New Research Reveals Missourians Strongly Oppose Slaughter of Horses for Human ConsumptionASPCA urges support for the Safeguard American Food Exports (SAFE) Act to ban horse slaughter
NEW YORK—The ASPCA® (The American Society for the Prevention of Cruelty to Animals®) today announced in a new poll conducted by Lake Research Partners that 70 percent of Missouri voters are opposed to the slaughter of U.S. horses for human consumption and that 75 percent do not want a horse slaughter plant in their community. The statewide survey reveals that Missourians overwhelmingly oppose horse slaughter regardless of their political affiliation, gender, geographic location or whether they live in an urban or rural area.
In 2011, Congress chose to remove language from an appropriations bill that banned federal inspectors at horse slaughter plants in the U.S., opening the door for a return of horse slaughter on American soil, despite broad opposition to the practice. Several applications have been filed with the U.S. Department of Agriculture by companies – including one in Gallatin, Mo. – that want to slaughter horses on American soil. If the application is approved, it would be the first facility in the U.S. to slaughter horses for human consumption since 2007, when the few remaining plants closed and Congress chose to suspend funding for any further horse meat inspections.
"There is broad consensus in Missouri, as there is throughout the nation, that our horses deserve more than to be shuttled off to a gruesome death and served abroad as a toxic delicacy," said Nancy Perry, senior vice president of ASPCA Government Relations. "With 70 percent of all registered voters in the state opposed to the slaughtering of American horses, opening a horse slaughterhouse in Missouri clearly flies in the face of public opinion, and using our precious tax dollars to enable horse slaughter on U.S. soil is even more tone deaf. Enacting a ban on horse slaughter has never been more urgent."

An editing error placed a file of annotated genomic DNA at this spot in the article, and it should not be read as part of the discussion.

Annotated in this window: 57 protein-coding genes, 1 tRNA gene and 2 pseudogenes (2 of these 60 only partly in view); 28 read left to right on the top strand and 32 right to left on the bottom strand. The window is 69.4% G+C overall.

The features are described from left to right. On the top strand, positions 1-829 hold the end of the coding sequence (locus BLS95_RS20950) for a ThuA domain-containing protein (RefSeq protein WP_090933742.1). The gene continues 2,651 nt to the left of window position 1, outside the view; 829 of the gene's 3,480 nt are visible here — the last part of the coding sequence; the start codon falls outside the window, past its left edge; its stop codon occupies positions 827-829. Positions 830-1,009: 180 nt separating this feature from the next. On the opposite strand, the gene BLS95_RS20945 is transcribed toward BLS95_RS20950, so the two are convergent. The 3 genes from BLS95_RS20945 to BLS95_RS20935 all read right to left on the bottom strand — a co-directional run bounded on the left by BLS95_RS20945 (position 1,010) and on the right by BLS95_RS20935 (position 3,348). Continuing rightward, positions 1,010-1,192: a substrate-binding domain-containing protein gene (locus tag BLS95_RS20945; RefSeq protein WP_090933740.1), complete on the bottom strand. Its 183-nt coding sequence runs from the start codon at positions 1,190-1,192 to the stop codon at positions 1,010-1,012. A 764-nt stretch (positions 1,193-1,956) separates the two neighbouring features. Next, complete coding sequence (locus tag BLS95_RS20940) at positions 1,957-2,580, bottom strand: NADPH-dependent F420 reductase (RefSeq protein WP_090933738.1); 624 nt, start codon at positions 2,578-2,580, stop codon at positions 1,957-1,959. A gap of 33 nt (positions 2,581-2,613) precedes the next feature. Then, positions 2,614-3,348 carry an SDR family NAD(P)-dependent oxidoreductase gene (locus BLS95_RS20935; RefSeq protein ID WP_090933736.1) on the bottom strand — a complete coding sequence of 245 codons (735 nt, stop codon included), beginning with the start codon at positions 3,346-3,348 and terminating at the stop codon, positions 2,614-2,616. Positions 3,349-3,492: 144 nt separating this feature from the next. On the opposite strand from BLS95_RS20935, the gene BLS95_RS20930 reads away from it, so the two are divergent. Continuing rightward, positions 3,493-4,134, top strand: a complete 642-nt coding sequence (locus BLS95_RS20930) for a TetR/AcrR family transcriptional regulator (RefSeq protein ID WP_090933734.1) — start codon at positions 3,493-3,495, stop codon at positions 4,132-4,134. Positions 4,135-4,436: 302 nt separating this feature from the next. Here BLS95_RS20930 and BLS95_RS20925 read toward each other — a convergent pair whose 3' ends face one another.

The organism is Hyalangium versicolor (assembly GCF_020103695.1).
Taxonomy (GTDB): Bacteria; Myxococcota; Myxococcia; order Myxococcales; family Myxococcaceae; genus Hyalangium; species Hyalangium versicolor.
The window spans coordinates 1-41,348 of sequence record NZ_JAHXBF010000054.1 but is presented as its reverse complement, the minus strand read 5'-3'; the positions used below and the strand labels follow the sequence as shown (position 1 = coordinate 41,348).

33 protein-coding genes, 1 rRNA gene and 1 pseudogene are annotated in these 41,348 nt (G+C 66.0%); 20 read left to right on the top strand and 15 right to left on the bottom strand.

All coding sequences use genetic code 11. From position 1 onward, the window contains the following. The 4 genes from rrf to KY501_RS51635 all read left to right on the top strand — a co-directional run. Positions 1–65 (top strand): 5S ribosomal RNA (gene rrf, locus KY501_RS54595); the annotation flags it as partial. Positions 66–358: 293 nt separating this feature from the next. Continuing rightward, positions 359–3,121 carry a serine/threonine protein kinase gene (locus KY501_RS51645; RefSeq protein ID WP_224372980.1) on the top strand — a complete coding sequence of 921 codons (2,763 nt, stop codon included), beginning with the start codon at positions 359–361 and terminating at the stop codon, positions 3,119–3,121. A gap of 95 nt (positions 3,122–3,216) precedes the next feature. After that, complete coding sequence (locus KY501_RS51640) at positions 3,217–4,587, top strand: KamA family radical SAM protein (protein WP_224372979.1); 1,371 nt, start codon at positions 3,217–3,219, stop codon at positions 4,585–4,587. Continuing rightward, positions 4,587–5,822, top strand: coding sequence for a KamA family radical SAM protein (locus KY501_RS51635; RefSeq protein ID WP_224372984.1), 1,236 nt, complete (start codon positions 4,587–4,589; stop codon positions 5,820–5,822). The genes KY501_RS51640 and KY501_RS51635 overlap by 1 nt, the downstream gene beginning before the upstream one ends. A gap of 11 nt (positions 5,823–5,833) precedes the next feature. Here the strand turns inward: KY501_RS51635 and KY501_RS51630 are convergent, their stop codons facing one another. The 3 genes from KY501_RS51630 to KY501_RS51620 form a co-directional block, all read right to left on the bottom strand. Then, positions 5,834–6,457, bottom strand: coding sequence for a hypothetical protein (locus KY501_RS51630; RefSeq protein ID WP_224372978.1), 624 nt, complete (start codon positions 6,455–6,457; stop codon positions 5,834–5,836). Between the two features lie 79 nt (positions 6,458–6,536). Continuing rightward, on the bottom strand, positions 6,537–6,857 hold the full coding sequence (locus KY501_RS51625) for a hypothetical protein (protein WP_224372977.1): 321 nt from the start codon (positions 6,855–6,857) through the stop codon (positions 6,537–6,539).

According to the new research, 7 in 10 Missouri registered voters are opposed to allowing American horses to be slaughtered for human consumption, with 57 percent in strong opposition to the practice. In addition, 3 in 4 Missouri voters do not want a horse slaughter plant in their community, with just 13 percent of voters supporting such a facility. Furthermore, opposition to a horse slaughtering facility extends across race, age, political affiliation, and geographic divides, with 73 percent of rural voters and 72 percent of urban voters disapproving of such a facility.
The surprising move toward a resumption of domestic horse slaughter comes in the wake of the recent scandal in the European Union, where consumers were alarmed by the discovery of horse meat mislabeled as beef in prepared food products ranging from lasagna to meatballs. Horses are routinely given medications and other substances that are toxic to humans and are expressly forbidden by the U.S. Food and Drug Administration for use in animals intended for human consumption. In March, U.S. Sens. Mary Landrieu, D-La., and Lindsey Graham, R-S.C., and Reps. Patrick Meehan, R-Pa., and Jan Schakowsky, D-Ill., introduced the Safeguard American Food Exports (SAFE) Act (S. 541/H.R. 1094) to prevent the introduction of horse slaughter operations in the U.S., end the current export of American horses for slaughter abroad, and protect the public from consuming toxic horse meat.
Horse slaughter is inherently cruel and often erroneously compared to humane euthanasia. The methods used to slaughter horses rarely result in quick, painless deaths, as horses are difficult to stun and often remain conscious during their butchering and dismemberment. Whether slaughter occurs in the U.S. or abroad, these equines suffer incredible abuse even before they arrive at the slaughterhouse, often transported for more than 24 hours at a time without food, water or rest, and in dangerously overcrowded trailers where the animals are often seriously injured or even killed in transit. The majority of horses killed for human consumption are young, healthy animals who could go on to lead productive lives with loving owners. Last year, more than 160,000 American horses were sent to a cruel death by a grisly foreign industry that produces unsafe food for consumers.
For more information on the ASPCA’s poll, please contact Maureen Linehan at Maureen.Linehan@aspca.org or 646-706-4602. To learn more about the ASPCA’s efforts to ban horse slaughter or support the SAFE Act, please visit www.aspca.org.